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Urgent Stock Market Message

Gold And Silver Greater Certainty is Found in the Charts

Commodities / Gold and Silver 2013 Jun 15, 2013 - 05:06 PM GMT

By: Michael_Noonan


Opinion: noun 1. A belief or judgment that rests on grounds insufficient to produce complete certainty.

That pretty much sums up what has been proposed and "re-proposed" as to the lofty heights that both gold and silver will/may/should attain. For many, the anticipated higher prices should have already been attained. In fact, over the past several months, many opinions have been "re-proposed" as often as central bankers have re-hypothecated their gold holdings. With all the known information: strong demand,[for the physical], inability to deliver the contracted physical, etc, gold and silver remain at recent lows. Hence, the value of opinions.

While opinions can never be asserted with "complete certainty," there is any absolute certainty about them: they will never go away. Who does not have one? A brief editorial on the above follows, followed by the charts.

Some say their eyes glaze over when confronted with charts. However, there is a high degree of logic within them, so for those with glazed-eye tendencies, maybe the appeal to your logic will help, considerably, when reading our comments on/about them.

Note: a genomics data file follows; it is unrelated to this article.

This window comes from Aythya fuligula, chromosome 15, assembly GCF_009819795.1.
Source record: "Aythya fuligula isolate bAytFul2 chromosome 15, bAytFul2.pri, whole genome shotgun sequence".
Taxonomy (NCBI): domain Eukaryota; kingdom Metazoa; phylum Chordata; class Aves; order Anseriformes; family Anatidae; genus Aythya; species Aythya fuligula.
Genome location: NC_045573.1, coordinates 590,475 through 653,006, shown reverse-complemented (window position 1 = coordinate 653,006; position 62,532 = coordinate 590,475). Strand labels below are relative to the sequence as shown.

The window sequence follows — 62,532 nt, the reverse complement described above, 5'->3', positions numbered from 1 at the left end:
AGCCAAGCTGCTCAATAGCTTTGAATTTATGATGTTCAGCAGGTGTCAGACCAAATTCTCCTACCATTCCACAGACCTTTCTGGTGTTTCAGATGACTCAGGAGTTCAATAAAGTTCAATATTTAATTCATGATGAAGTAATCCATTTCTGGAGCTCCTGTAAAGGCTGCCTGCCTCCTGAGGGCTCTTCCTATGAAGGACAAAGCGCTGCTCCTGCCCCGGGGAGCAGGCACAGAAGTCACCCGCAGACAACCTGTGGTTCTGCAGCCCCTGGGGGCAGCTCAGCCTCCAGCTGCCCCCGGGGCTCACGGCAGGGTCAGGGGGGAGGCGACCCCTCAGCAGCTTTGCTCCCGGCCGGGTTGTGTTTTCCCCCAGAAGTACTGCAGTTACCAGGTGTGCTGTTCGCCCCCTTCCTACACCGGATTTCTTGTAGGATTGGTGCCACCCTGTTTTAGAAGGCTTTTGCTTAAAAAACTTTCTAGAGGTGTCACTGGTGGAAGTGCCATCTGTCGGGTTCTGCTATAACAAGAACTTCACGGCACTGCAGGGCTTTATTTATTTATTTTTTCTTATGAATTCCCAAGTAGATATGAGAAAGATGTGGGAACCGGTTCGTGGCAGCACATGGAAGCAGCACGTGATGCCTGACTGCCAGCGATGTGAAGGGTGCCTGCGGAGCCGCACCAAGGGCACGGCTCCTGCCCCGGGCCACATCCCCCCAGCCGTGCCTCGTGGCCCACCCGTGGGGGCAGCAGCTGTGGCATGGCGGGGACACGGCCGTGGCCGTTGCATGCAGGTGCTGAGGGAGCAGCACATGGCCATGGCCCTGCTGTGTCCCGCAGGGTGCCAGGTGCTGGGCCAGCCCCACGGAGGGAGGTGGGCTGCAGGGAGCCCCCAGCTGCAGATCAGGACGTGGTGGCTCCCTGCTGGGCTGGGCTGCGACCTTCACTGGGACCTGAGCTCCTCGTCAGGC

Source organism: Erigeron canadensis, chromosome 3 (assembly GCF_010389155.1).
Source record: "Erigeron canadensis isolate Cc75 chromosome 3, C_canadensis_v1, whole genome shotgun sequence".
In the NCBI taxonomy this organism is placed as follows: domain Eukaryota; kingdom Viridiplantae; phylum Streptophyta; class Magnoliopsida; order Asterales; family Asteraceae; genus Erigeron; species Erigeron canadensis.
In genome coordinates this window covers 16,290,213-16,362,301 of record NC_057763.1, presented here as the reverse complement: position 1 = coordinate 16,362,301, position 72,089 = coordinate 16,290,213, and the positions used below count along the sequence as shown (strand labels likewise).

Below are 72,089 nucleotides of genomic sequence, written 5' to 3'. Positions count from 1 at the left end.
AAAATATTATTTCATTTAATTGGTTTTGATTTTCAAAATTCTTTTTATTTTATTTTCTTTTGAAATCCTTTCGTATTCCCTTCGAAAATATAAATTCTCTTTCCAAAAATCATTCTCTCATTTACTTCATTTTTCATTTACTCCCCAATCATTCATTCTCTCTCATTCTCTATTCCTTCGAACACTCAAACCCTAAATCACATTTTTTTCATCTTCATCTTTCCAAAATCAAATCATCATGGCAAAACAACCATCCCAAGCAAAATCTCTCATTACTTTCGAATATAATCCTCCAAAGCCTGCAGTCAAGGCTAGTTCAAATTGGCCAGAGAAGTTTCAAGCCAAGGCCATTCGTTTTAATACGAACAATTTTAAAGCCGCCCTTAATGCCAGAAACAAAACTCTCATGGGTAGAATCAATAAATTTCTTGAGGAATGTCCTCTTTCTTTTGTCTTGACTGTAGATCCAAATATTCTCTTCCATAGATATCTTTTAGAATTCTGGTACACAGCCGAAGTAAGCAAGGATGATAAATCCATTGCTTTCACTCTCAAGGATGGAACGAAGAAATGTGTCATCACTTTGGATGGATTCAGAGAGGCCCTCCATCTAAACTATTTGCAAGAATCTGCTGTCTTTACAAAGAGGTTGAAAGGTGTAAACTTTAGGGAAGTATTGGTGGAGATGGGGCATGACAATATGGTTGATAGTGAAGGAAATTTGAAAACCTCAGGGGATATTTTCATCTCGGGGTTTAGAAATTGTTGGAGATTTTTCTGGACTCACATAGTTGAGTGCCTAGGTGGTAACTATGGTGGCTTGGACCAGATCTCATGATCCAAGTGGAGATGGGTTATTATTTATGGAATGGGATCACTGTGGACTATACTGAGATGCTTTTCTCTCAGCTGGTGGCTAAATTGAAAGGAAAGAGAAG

We look for certainty in the charts, for they are absolute and the final word at the end of day, week, month, etc. There can be no dispute over a bar's high, low and close, plus the volume, for whatever the time period under consideration. There can be differences of opinion over their interpretation, but establishing a fixed set of parameters can mitigate most any potential dispute.

Little can be added to the ongoing developments, from a fundamental perspective, that has not already been painfully scrutinized and presented. When a change does occur, it always, [or almost always, to stave off picky detractors] shows up in the charts in some form of a change in price/volume behavior.

In defense of charts, and for clarity of purpose, they present nothing more than up to the moment past tense facts in the form of price and volume. They are not predictive in value, contrary to many misconceptions, but they can be helpful to read the market's intent. When one can get a fix on the intent, what is then required is confirmation in order to then act upon the developing information.